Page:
The UK’s national debt has reached £1 trillion for the first time, according to figures released today by the Office for National Statistics.
The government borrowed £13.7bn in December, taking the total to £1.004trn, equivalent to 64.2% of gross domestic product.
However, the borrowing for the month is more than £2bn less than in December 2010, when it was £15.9bn.
Borrowing for the nine months of the financial year so far stands at £103.3bn, more than £11bn lower than in the same period in 2010/11.
Central government borrowing has fallen by £16.6bn on the year so far, although local government’s has increased by £5.7bn.
The Office for Budget Responsibility said that December’s figure was below market expectations of £14.9bn due to a growth in receipts and a drop in central government spending compared with last year.
There was ‘strong growth’ in VAT tax receipts to the Treasury, although December is the last month that annual growth will benefit from the rise in the standard rate of VAT to 20% at the start of 2011.
Central government current expenditure fell by 0.9% in December compared with a year earlier.
These latest figures mean that Chancellor George Osborne is on track to meet the OBR’s full year borrowing forecast of £127.1bn.
Government spending for the year so far is currently below forecast, with departments set to underspend by more than £250m. However, the report added: ‘There is always uncertainty over the degree to which departments might underspend against plans’.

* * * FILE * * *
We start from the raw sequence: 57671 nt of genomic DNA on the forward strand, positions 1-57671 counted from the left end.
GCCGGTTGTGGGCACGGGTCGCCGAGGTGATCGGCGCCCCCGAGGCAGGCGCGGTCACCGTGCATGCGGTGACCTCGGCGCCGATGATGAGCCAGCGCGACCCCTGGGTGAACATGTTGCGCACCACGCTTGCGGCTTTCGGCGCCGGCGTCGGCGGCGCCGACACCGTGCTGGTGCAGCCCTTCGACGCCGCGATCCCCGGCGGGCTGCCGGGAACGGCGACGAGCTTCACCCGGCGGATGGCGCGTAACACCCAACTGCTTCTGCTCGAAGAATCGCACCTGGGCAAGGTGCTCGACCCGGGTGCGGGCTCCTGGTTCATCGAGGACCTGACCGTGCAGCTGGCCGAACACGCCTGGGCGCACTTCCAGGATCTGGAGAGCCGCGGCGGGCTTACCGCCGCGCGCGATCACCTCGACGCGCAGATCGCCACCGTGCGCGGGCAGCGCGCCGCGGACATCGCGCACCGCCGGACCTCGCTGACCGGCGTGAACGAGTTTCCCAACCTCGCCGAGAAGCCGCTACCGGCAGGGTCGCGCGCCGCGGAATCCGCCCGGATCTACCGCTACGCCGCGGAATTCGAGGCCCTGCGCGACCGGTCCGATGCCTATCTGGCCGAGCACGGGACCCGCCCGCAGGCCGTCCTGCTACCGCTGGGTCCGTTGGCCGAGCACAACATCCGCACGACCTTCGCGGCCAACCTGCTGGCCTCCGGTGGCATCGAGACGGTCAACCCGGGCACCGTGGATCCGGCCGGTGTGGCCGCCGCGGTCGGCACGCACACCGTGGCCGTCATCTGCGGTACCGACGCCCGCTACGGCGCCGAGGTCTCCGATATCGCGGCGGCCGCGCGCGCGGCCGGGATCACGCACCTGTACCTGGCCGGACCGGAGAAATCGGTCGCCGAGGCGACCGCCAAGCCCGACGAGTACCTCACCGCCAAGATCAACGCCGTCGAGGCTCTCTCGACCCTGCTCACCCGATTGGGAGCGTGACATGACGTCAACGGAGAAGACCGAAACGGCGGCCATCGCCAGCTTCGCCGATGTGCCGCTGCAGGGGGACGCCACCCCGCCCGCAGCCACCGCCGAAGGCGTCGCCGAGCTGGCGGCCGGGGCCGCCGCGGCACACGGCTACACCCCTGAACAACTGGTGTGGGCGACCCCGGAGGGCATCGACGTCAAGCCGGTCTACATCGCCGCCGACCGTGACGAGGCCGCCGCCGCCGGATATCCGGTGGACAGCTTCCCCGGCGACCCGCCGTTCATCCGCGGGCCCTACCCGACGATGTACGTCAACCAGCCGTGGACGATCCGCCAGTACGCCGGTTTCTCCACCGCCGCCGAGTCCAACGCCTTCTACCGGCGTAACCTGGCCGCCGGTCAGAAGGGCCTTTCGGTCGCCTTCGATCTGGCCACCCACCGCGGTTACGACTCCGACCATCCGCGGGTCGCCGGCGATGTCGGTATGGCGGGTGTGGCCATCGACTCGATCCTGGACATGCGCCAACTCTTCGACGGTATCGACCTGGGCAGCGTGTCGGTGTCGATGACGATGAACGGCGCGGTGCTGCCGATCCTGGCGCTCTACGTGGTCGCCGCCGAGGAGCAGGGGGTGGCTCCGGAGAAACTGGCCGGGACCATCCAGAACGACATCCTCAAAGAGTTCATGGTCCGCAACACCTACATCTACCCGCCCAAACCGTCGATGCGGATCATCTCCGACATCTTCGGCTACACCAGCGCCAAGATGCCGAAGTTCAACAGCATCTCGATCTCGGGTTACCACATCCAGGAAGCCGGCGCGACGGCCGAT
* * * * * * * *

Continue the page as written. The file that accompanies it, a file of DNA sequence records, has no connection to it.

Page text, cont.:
The figures are published the day after OBR member Stephen Nickell appeared at the launch of the London School of Economics’ Growth Commission, which is examining what the UK’s growth strategy should be.
Nickell told the panel members, which include former head of the Government Economic Service Lord Nicholas Stern and former deputy governor of the Bank of England Rachel Lomax, that the inquiry should examine the ‘the barriers to competition’ in the economy.
These include the planning system and the potential use of private finance in infrastructure, such as toll roads.
He also highlighted the potential for more private suppliers in the NHS as one area where there could be productivity gains that the commission should examine. ‘People say that would be leading us down to an American system, but in both France and Germany the government doesn’t run hospitals. They have private hospitals and by the Organisation for Economic Co-operation and Development measures they’re rather effective,’ he said.
The event also heard from Larry Summers, who was treasury secretary to President Bill Clinton and has also advised current President Barack Obama. Summers warned the commission against attempting to minimise the role of banking in the UK economy.
He called for the sector to be put on a stable footing following the financial crisis so that it was not ‘subsidised by government guarantee’. The economy should be allowed to ‘go with the grain of competitive advantage’, he said, and, and in Britain, this meant financial services.
He said: ‘Where subsidy is not a factor, it seems to me that one should seek to grow one’s exports as long as there seems to be demand for these exports. I would be surprised if it were possible for Britain in the short to medium term to replace the City of London as a major wealth generator.’